When I started the Trains for Europe project a little over 6 months ago, I had identified the key problem – that the main barrier to scaling up night trains in Europe was the absence of the trains themselves. To get more night trains onto Europe’s rails, someone has to make an order for some new night trains. I did not at that stage know why no railway company, with the exception of ÖBB, had taken that leap.

In the past half a year a few things have happened. There have been rumblings in France, Italy, Sweden and Norway about placing orders for new trains – for national routes. And the European Commission released its Rail Action Plan in December, and the European Investment Bank (EIB) Green Rail Investment Platform.

The loans the EIB would be ready to provide essentially mean that all the criteria for a leasing company solution to the night train rolling stock problem we outline here are now fulfilled. If a night train operator approached a leasing company (firms like Railpool, Beacon, Alpha Trains, RDC etc.) and said “order us these night train carriages, and then when they are built, lease them to us”, then I am pretty sure that the leasing companies would be ready to do that. This is the sort of setup that has just been agreed to finance new regional trains that will operator north of Berlin.

But then comes the problem.

Who wants to take the leap of faith?

Leasing companies – without any certainty about who might use any night train carriages they could order – are not going to place an order on their own. Locomotives are much easier – if the up to 100 200km/h Vectron locomotives Railpool will order from Siemens do not work passenger trains they can be deployed for freight. Night train carriages are harder to redeploy for another purpose. And the calculation for leasing companies is compounded by the scale problem – the cost per carriage will be lower if a large order is placed. But taking a risk to order upwards of 200 carriages is much larger than ordering 50 carriages.

No operators really want to make a leap of faith either. The big exception to the rule is ÖBB – with the backing of the Austrian state and its solid partnership with SBB, ÖBB has placed an order for a total of 33 7 carriage new NightJet trains that will begin to run from December of 2022. So Austria, Switzerland, Southern Germany and Northern Italy will hence be well served by night trains in the coming years. But ÖBB is not about to start running Amsterdam-Marseille, Köln-Warszawa or Paris-Venezia. So who will?

The answer at the moment is, sadly, that no firm wants to or can.

Among the publicly owned railways, SNCF and DB, and to a lesser extent SNCB and NS, are providing minimal assistance to help ÖBB expand NightJets to France, Germany, Belgium and Netherlands. But these companies have shown no aspiration to really expand their international night train offer. Renfe has no interest in night trains in Spain, nor does Trenitalia in Italy (only national services in Italy remain politically important). Beyond that smaller publicly owned railways – PKP, ČD, MÁV, SJ, DSB, ZSSK, CFR etc. – will continue to run the few lines they still operate, and will make some minor investments to improve existing rolling stock.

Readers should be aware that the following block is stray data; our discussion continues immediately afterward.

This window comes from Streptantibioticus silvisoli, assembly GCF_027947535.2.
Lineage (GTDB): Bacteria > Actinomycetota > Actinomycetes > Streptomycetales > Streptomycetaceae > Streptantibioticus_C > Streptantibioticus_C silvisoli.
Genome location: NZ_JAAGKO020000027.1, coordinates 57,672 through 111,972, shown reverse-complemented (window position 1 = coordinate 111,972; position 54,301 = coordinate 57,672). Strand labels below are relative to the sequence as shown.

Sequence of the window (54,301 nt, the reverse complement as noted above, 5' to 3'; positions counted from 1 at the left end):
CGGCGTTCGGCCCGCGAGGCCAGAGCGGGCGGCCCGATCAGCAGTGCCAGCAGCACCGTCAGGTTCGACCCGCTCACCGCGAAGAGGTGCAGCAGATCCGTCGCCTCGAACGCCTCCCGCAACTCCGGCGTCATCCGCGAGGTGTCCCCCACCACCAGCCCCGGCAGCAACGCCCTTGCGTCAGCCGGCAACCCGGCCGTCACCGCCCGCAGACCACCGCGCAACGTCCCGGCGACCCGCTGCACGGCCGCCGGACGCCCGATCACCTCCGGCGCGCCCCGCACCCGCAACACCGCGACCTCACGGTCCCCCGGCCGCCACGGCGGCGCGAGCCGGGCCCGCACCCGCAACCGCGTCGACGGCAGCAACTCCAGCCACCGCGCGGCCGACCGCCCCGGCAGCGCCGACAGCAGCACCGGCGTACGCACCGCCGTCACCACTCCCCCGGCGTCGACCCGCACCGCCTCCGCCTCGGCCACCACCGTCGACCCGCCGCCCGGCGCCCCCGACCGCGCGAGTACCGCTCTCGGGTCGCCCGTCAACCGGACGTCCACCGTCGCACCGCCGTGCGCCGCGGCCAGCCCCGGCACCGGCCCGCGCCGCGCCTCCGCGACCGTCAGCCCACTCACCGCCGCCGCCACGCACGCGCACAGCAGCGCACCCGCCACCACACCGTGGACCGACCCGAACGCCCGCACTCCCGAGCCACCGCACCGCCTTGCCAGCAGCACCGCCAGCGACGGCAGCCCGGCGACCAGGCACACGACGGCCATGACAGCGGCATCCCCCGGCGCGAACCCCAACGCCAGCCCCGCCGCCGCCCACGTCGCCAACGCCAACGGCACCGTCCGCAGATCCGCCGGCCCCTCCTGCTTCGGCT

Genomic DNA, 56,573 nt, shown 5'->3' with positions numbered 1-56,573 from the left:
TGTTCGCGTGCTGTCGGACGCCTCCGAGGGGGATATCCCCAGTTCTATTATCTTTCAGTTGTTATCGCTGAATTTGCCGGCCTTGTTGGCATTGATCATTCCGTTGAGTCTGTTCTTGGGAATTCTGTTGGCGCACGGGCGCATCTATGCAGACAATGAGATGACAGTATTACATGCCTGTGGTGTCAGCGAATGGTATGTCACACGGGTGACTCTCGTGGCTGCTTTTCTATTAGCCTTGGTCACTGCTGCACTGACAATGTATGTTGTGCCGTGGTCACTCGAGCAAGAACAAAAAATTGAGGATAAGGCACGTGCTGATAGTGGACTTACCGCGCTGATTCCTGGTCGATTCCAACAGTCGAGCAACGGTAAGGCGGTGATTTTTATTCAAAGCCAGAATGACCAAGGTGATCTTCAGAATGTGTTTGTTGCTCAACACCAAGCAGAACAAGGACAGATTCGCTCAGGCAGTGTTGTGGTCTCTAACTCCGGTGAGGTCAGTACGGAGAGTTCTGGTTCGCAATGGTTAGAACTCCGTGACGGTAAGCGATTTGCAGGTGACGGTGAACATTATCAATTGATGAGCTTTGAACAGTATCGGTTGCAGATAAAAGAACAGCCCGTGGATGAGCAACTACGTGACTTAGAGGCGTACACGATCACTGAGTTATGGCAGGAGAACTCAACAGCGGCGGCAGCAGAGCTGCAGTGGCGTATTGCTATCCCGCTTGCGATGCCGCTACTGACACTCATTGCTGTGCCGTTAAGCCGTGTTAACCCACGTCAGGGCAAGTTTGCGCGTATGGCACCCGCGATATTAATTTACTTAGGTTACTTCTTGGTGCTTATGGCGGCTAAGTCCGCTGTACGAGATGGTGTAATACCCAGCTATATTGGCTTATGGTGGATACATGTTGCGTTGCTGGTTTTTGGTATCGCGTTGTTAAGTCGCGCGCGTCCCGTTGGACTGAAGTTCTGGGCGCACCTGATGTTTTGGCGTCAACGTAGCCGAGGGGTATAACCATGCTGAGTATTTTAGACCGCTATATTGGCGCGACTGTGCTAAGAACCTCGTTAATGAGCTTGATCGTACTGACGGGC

The picture among private companies is little better. European Sleeper is a herculean effort to run a night train every other day between Brussels and Amsterdam, and Berlin and Prague – and when it does run the service is going to likely have only couchette cars – not more comfortable sleeping cars that would appeal to business travellers. RegioJet (who provide the rolling stock for European Sleeper) and Snälltåget fall into the same category – they make the best use they can of 40-odd year old couchette carriages, but cannot get hold of any more old stock for expansion (as there is not any more to be had) but lack the financial clout to be able to plan a order of new stock. Snälltåget is even up for sale. At the other end of the spectrum the startup bros of Midnight Trains have a compelling story to tell, and major financial backing, but do not look like they have an operational model for night trains that works. Flixtrain (with their budget segment), and WestBahn and Italo (with their premium intercity services) have no interest in night trains.

And so that means the only actors with a strong agenda at the moment are states – especially France with its national night train plans, and to some extent Sweden, Italy and Norway. The EU – that sees all of this still as essentially a “let the market solve it” problem, and states where night trains are not a political priority (Germany in particular), results in little happening.

Finance to order new night train carriages is available.

Running night trains at a small profit is possible, and could look better still if the Commission does manage to reduce track access charges.

But where is the will?

Which company or companies are ready to stand up and say “YES! There is a social need here and a business case. We’re going to place an order for new night trains, and do for other parts of Europe what ÖBB has managed to do for the part it serves.”

 

Photos used in this post

james sensor
Sunset on the diving board – Carantec
July 9, 2019
Attribution-NonCommercial 2.0 Generic (CC BY-NC 2.0)

 

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